More applications of Story
Today’s great revelation from Robert McKee: The principle of antagonism.
Take a story value, any story value, e.g. Justice. What’s its opposite (he calls it the contradictory)? Injustice. Now think, it’s possible to have a negative of Justice that’s not exactly Injustice: Unfairness. (He calls this the contrary.) So Unfairness might be bureaucratic snafus, red tape, excessive or insufficient regulation; not malicious but problematic. Injustice would be deliberately opposed to justice: a corrupt official or something. Now, says McKee, take Injustice to its extreme, what he calls the negation of the negation, and you’ve got Tyranny, systemic Injustice from which there is no escape.
He says that to raise a story to the level profundity is to raise the level of antagonism to the negation of negation. Most stories go through the levels in this sequence: contrary, contradictory, negation of negation, but some fine stories are organized in other ways. (He must have expected his readers to be as thick as I am, because he gave 13 examples, and I needed all of them.)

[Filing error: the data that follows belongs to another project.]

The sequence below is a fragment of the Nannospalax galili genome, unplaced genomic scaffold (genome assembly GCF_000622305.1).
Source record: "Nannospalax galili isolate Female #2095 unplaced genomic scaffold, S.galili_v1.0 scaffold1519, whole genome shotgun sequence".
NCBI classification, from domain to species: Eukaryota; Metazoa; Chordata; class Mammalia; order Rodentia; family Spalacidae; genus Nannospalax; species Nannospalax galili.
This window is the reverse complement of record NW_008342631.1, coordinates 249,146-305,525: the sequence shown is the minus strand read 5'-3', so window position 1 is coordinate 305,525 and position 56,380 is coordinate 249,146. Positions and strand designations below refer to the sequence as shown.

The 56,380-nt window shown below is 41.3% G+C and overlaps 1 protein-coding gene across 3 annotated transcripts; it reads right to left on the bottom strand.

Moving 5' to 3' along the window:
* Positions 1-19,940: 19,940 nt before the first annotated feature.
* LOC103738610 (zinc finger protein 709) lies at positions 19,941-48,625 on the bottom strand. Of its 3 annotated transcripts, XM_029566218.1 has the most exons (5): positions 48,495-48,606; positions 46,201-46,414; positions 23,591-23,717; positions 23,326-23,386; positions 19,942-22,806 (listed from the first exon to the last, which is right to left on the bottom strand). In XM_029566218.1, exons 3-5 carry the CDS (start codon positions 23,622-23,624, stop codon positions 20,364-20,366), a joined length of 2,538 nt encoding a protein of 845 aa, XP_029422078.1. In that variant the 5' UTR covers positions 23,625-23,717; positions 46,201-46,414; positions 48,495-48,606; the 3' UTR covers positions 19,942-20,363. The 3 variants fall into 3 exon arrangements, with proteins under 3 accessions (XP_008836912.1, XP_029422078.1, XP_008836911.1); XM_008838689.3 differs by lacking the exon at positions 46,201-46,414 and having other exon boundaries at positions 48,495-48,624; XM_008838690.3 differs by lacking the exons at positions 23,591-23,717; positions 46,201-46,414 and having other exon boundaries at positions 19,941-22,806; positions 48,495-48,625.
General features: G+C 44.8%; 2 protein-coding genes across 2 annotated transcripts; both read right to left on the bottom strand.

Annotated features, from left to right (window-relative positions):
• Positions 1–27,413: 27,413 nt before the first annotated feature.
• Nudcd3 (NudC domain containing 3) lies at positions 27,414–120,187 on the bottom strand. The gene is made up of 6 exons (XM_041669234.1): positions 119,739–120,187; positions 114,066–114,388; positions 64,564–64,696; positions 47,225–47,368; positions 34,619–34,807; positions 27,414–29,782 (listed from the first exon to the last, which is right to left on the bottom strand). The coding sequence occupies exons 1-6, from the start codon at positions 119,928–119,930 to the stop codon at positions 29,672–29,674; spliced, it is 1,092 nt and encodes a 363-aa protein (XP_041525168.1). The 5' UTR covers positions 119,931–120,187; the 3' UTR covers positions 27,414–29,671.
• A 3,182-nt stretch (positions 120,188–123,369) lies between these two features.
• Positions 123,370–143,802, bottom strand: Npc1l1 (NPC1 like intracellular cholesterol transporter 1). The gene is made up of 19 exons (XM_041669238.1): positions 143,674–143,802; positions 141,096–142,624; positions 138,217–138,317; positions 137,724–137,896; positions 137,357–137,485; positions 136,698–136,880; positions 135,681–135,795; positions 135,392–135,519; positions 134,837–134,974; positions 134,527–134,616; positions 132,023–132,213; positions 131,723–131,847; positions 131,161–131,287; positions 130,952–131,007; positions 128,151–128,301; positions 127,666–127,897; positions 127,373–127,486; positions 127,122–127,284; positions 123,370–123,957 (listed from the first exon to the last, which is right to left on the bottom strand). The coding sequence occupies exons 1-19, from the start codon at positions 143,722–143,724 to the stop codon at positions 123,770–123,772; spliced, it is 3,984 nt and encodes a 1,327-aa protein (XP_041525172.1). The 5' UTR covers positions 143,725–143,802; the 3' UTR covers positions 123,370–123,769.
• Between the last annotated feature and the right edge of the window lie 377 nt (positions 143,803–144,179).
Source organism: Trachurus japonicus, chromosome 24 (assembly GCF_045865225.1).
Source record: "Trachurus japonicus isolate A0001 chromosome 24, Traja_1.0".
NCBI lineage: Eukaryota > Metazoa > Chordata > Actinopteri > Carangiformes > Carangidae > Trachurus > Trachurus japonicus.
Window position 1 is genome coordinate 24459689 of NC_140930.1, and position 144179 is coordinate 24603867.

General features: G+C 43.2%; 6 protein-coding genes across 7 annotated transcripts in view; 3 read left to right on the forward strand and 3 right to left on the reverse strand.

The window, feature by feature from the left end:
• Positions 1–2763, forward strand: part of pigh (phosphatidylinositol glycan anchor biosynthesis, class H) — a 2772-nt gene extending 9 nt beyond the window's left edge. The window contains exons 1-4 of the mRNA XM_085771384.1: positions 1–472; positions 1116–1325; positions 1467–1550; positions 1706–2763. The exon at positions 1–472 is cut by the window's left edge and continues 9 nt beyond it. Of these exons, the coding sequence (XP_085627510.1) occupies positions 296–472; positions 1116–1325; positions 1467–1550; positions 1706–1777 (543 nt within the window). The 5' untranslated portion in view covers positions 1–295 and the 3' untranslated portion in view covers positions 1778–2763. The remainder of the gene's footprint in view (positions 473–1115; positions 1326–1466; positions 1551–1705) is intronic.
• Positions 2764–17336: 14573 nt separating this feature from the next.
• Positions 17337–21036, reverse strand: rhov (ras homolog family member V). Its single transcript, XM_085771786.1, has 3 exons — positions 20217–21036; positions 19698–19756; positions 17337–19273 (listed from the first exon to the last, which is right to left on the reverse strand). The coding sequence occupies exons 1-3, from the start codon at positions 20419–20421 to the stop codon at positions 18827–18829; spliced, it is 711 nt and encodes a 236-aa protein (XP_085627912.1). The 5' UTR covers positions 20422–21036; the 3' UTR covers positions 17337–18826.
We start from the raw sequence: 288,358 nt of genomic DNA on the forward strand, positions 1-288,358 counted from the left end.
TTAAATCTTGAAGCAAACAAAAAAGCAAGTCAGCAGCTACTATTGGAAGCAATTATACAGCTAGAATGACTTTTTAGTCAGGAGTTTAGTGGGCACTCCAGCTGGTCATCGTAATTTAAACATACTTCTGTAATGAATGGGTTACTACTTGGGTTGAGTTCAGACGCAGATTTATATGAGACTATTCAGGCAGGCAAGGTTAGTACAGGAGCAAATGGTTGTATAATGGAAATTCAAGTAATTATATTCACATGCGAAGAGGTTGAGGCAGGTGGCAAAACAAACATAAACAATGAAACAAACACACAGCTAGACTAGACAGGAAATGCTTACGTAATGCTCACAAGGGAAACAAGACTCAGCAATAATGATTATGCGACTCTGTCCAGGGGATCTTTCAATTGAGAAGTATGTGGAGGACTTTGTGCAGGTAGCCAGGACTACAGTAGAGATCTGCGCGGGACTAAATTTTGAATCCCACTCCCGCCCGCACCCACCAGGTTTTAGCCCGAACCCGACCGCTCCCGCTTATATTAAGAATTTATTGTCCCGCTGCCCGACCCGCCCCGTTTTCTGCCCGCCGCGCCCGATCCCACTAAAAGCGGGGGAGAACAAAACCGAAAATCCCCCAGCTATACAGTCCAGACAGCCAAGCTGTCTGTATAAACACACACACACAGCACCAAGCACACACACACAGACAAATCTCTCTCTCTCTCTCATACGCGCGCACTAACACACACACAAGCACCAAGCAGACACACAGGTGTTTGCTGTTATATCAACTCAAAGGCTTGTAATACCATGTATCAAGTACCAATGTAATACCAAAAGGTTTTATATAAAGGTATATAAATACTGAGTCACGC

So I’ve been thinking about this in relation to a short story I wasn’t happy with and didn’t know quite why. Without going into detail (because if I tell it here, I won’t tell the story as a story), I was starting with a very trusting heroine who is betrayed. So my positive value is Trust. The sequence in the three scenes of the story is betrayed expections (contrary), betrayal (contradictory), betrayal by her mother (negation of negation). That was all latent in the draft so far, but now that I understand it, I can tighten the thread running through it, so that the antagonism is stronger, more focused, and (I hope) finally, more effective.